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I installed upstart and reboot Raspberry Pi 2 with Raspbian Jessie PIXEL. However, the system has not booted succesfully. The error is:

Mount failed for selinuxfs on /sys/fs/selinux: No such file or directory

Once I get the error, I clear my SD card and reformat with Jessie and it worked. However when I installed upstart and reboot, same error is appearing. There is no hardware corruption because the system works well without the upstart installation.

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I got the answer from another forum, hope it will be helpful for you. Main idea of the post is that you should use systemd instead of upstart.The description given below is about recovering steps for a person who have installed upstart in his/her raspberry pi.I do not check the solution personally because I changed my approach.Here is the solution:

The selinux fs mount problem which stops the booting process is related to installing Upstart. Its a Linux bug which permeates lots Linux flavours from Debian, Ubuntu to Redhat.

To fix it you can do the following steps: If you only have one raspberrypi: (1)Install the Pi OS onto a fresh new MicroSD card and do a full update on it apt-get update apt-get dist-upgrade (reboot) rpi-update (reboot) apt-get upgrade

(2)install a USB card reader into the Pi USB sockets and install your "broken" pi MicroSD card into it.

(3)Create a directory called anything you like eg mkdir /brokensystem

(4)Mount your broken system MicroSD root partition onto /brokensystem

The command is mount -t ext4 /dev/sbNM /brokensystem where N is the SD card letter assigned when you inserted it and M is the root partition typically /dev/sdb5, so it might be mount -t ext4 /dev/sdb7 /brokensystem you use the command tail /var/log/messages when you insert the card to find it Sometimes the disk might get mounted for you, the /var/log/messages will tell you.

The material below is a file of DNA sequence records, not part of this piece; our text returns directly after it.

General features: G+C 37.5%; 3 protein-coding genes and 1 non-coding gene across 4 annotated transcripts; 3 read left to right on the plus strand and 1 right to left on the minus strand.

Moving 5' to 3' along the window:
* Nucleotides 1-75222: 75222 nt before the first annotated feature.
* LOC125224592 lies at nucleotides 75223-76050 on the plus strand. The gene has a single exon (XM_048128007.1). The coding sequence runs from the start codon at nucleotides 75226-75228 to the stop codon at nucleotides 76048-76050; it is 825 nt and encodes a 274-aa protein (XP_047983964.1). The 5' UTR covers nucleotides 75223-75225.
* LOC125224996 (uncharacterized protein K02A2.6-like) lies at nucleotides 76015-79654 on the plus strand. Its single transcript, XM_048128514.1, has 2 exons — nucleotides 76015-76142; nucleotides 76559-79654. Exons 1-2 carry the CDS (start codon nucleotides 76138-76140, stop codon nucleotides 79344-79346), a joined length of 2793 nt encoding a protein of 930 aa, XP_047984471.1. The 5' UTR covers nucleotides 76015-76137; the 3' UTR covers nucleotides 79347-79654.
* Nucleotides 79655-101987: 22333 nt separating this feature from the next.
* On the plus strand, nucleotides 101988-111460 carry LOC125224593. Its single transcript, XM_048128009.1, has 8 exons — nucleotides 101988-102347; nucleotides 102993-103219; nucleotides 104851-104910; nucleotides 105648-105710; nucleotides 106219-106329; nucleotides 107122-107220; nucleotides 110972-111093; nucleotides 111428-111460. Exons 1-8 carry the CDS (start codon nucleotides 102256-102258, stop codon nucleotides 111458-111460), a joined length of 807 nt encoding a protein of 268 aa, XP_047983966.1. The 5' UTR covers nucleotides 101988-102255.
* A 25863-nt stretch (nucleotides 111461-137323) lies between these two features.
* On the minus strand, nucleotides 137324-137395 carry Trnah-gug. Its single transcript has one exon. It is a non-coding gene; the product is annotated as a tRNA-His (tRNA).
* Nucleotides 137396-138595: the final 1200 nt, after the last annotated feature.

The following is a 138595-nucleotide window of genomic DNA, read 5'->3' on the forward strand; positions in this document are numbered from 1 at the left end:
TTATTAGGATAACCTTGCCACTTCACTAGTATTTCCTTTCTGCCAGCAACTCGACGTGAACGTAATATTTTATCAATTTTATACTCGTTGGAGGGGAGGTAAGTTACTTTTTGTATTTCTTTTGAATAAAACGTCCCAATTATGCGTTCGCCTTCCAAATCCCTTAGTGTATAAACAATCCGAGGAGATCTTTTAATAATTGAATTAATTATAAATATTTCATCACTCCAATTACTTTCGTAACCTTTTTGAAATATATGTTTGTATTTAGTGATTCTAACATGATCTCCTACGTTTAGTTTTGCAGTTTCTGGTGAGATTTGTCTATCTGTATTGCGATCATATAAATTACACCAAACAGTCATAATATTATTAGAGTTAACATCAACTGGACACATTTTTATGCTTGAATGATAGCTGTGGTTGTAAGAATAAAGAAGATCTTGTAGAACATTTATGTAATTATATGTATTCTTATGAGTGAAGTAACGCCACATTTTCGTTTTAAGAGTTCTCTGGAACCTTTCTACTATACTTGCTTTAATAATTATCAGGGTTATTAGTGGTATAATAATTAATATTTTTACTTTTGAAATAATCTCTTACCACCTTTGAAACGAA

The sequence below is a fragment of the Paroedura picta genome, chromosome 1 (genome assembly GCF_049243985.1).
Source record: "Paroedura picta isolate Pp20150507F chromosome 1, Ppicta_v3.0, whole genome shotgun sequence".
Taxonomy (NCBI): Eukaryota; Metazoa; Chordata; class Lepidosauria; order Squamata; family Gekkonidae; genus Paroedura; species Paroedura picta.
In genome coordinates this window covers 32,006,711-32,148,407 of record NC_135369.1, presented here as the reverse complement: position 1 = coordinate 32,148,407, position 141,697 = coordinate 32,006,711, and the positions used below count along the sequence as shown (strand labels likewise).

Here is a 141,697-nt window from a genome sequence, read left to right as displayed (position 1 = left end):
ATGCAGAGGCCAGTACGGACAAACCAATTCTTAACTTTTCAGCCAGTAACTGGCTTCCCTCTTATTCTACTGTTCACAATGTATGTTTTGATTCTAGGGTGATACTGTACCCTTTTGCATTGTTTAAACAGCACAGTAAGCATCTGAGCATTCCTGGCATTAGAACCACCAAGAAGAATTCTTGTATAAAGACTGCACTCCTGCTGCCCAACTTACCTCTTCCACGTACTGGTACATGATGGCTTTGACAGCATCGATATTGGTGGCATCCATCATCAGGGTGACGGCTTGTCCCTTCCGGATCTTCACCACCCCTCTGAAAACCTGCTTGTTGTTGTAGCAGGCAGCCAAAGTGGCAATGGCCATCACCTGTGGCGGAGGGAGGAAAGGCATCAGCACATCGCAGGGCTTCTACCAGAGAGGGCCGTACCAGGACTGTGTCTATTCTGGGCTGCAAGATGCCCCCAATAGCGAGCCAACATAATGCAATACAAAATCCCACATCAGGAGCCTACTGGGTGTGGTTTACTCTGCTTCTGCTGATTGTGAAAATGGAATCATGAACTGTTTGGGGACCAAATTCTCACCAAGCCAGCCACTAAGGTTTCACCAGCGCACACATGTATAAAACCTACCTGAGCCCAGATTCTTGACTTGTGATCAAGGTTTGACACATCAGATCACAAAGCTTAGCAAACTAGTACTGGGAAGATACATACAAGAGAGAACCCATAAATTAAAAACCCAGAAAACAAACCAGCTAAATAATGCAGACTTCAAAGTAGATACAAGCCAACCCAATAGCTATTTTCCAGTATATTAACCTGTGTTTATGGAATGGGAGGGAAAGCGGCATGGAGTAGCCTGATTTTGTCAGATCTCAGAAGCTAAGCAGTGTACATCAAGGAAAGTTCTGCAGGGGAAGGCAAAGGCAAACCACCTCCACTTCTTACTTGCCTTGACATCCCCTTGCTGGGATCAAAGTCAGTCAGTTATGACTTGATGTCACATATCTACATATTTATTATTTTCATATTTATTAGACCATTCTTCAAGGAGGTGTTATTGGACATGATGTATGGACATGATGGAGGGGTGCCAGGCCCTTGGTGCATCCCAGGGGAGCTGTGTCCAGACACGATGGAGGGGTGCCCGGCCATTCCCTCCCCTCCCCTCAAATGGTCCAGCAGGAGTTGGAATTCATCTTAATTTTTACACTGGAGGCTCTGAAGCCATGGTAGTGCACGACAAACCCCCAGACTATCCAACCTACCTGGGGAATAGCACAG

(5)you now need to mount the old /boot partition underneath the broken system partition mounted above Try mount /dev/sb6 /brokensystem/boot

(6)Once you have mounted your old disk under /brokensystem you can try this

Optional step: overwrite the boot files on the broken system cp -R /boot/* /brokensystem/boot

(You can try the boot overwrite step a second time around if it won't boot after the chroot commands below)

chroot /brokensystem apt-get remove upstart It may complain about missing filesystems etc, but will remove upstart anyway.

shut down the system with init 0 If this "init 0" fails (highly likley) wait a few seconds and then pull out the power

Boot your pi from the originally broken microSD

If it boots... full update it as step (1) above, If it doesn't boot repeat as above but copy the /boot files in the optional step above as well.

This should remove the faulty upstart configuration which "bricks" the Pi.

Do not use Upstart again, use systemd as is recommended, systemd is the way forward, upstart is history.

Hope this helps

Thank peterfarrow to his valuable post

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